Pituitary gland tumours
Pituitary gland tumours are classed as brain tumours. However they are different to most other brain tumours and are usually benign (non-cancerous).
This information should be read with our general information about brain tumours. We hope this information answers your questions. If you have any further questions, you can ask your doctor or nurse at the hospital where you are having treatment.
The pituitary gland is a small, oval-shaped gland found at the base of the brain (see diagram below), below the optic nerve (the nerve that leads to and from the eye).
The pituitary gland produces hormones, which control and regulate the other glands in the body. These glands release hormones that help control and regulate growth and how the body works.
The pituitary gland is divided into two parts: the anterior (front) and posterior (back).
The anterior pituitary produces six hormones:
- growth hormone, which controls growth
- prolactin, which stimulates the production of breast milk after childbirth
- ACTH (adrenocorticotrophic hormone), which stimulates the production of hormones from the adrenal glands
- TSH (thyroid-stimulating hormone), which stimulates the production of hormones from the thyroid gland
- FSH (follicle-stimulating hormone) and LH (leuteinising hormone), which stimulate the ovaries in women and the testes in men.
The posterior pituitary produces:
- ADH (anti-diuretic hormone), which reduces the amount of urine produced by the kidneys
- oxytocin, which stimulates the contraction of the womb during childbirth and the release of breast milk for breastfeeding.
Side view of the head
View a large copy of the diagram of the side view of the head
Cells within the brain normally grow in an orderly and controlled way. But if for some reason this order is disrupted, the cells continue to divide and form a lump or tumour.
A tumour can be either benign (non-cancerous) or malignant (cancerous). Although a benign tumour can continue to grow, the cells do not spread from the original site. In a malignant tumour, the cells can invade and destroy surrounding tissue and may spread to other parts of the brain.
Almost all tumours of the pituitary gland are non-cancerous and do not spread. They are sometimes called adenomas.
Pituitary tumours are either secreting (producing hormones) or non-secreting tumours (not producing hormones). Secreting tumours can release excess amounts of any of the pituitary hormones, and are named after the hormone that’s being overproduced, for example a prolactin-secreting tumour.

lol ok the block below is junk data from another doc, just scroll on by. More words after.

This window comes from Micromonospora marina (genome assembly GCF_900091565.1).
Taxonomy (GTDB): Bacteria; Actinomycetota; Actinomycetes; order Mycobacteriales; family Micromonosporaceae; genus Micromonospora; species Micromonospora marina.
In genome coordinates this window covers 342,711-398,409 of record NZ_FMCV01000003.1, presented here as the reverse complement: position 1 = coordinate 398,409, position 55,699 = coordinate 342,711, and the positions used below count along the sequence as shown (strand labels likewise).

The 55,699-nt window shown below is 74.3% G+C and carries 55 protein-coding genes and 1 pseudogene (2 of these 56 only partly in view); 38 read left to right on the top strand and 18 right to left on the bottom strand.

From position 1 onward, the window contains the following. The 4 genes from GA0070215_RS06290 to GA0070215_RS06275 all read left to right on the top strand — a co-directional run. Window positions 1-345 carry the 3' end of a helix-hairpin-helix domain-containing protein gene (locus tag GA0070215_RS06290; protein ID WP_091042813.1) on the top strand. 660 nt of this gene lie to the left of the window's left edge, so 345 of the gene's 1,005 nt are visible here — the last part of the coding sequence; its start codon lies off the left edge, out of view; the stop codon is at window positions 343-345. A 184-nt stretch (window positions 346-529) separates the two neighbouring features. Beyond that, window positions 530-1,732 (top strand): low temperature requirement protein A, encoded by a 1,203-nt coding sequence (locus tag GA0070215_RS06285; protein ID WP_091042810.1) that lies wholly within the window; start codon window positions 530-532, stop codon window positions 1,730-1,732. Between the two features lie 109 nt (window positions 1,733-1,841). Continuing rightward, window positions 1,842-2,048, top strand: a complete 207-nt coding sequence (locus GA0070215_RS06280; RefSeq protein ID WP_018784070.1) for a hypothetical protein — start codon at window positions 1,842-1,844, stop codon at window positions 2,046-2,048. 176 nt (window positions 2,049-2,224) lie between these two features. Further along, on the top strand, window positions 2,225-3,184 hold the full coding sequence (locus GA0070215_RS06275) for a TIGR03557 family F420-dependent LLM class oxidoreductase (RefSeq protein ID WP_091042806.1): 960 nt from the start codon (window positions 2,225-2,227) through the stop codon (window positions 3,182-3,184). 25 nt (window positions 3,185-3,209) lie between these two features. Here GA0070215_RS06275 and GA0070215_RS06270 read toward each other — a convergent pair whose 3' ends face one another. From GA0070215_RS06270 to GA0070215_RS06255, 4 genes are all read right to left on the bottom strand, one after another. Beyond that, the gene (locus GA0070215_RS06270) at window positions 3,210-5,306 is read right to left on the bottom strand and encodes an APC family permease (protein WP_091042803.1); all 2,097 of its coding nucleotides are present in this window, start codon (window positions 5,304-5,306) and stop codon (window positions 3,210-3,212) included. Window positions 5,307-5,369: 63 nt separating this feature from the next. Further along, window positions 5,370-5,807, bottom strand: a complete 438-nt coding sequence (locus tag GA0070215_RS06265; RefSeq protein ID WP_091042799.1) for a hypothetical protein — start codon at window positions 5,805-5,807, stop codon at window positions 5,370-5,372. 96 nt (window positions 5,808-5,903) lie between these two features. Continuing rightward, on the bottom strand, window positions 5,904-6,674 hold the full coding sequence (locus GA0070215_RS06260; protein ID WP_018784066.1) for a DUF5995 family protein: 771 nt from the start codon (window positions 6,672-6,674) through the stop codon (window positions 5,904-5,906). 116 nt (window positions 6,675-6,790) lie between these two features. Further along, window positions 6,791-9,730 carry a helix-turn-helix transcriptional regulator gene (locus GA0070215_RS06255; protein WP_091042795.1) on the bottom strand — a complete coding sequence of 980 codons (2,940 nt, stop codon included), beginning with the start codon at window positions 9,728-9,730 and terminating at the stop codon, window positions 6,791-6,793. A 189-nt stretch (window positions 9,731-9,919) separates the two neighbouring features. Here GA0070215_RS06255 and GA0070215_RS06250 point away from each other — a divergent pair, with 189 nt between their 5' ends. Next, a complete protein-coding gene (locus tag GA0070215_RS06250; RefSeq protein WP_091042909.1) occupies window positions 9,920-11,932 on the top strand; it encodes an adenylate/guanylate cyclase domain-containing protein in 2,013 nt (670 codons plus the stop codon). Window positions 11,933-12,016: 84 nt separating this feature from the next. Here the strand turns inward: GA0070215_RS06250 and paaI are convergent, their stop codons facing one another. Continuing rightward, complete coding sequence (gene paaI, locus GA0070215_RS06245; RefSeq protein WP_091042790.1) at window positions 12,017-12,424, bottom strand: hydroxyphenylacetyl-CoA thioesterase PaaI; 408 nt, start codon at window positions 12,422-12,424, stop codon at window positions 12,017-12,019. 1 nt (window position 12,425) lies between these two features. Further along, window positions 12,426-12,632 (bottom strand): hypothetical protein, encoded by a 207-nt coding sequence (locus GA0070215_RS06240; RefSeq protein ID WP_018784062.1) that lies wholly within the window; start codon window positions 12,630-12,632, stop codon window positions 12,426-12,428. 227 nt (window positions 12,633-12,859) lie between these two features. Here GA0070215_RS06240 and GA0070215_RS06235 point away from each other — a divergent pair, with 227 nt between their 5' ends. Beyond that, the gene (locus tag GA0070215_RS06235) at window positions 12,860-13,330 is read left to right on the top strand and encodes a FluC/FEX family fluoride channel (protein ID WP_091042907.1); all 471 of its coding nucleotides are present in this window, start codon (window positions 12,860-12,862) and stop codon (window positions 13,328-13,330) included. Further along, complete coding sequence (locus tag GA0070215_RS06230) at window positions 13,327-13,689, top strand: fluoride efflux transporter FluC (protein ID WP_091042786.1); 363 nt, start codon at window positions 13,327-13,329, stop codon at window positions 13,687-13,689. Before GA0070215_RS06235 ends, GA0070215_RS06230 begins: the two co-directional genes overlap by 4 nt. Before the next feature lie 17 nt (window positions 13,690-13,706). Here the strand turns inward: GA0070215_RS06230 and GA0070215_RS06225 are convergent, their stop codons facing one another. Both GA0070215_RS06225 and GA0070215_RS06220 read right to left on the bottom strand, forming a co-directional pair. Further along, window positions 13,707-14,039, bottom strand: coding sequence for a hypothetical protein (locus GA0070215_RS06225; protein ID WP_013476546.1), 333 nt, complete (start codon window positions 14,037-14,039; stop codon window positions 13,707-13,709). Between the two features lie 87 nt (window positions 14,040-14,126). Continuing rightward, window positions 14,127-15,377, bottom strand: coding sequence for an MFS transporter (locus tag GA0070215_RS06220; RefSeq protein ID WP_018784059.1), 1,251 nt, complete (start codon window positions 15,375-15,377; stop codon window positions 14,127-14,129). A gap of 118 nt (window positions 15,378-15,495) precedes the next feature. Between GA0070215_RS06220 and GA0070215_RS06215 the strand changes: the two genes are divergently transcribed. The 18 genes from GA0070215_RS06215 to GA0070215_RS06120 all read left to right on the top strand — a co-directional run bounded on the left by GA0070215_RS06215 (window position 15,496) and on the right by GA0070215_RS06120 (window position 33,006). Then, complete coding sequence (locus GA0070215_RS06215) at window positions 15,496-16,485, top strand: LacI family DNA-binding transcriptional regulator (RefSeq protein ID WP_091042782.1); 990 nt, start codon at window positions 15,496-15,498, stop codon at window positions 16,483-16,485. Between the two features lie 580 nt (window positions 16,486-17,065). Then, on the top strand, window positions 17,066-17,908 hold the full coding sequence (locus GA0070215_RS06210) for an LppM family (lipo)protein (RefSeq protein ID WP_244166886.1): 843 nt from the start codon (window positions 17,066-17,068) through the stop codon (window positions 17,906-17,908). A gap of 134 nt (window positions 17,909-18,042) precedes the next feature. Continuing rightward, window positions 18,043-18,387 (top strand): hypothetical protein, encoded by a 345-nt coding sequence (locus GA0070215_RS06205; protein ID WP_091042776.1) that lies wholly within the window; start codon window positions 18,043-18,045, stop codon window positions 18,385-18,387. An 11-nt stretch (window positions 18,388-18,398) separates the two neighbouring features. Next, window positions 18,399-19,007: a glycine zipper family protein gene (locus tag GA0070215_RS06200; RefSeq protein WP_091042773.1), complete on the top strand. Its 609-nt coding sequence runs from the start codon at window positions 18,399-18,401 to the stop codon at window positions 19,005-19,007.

About 4,700 people are diagnosed with brain tumours each year in the UK. About 1 in 10 (10%) of these tumours are in the pituitary gland. They are most commonly found in young or middle-aged adults.
Causes of a pituitary gland tumourBack to top
As with most brain tumours, the cause of pituitary tumours is unknown. Research is being carried out into possible causes.
Signs and symptoms of pituitary tumours are caused either by direct pressure from the tumour itself or by a change in the normal hormone levels. As the tumour grows, it puts pressure on the optic nerve (which leads to the eye) and this often causes headaches and sight problems.
Symptoms caused by a change in hormone levels usually take a long time to develop.
These are the most common type of secreting tumour. Women with this type of tumour may notice that their monthly periods stop and they may also produce small amounts of breast milk. Symptoms in men may include impotence (inability to have an erection).
Infertility (inability to have children) is common in both men and women, and the tumour may be discovered during routine tests for infertility.
Symptoms of other secreting tumours will relate to the hormones that are released.
Growth hormone-secreting tumours
Excess production of growth hormones can cause a condition called acromegaly. This leads to abnormal growth and causes enlargement of the hands, feet, lower jaw and brows. It can also lead to high blood pressure, diabetes and excess sweating.
A tumour that releases too much TSH may cause symptoms like weight loss, palpitations and feeling shaky and anxious. These tumours are extremely rare.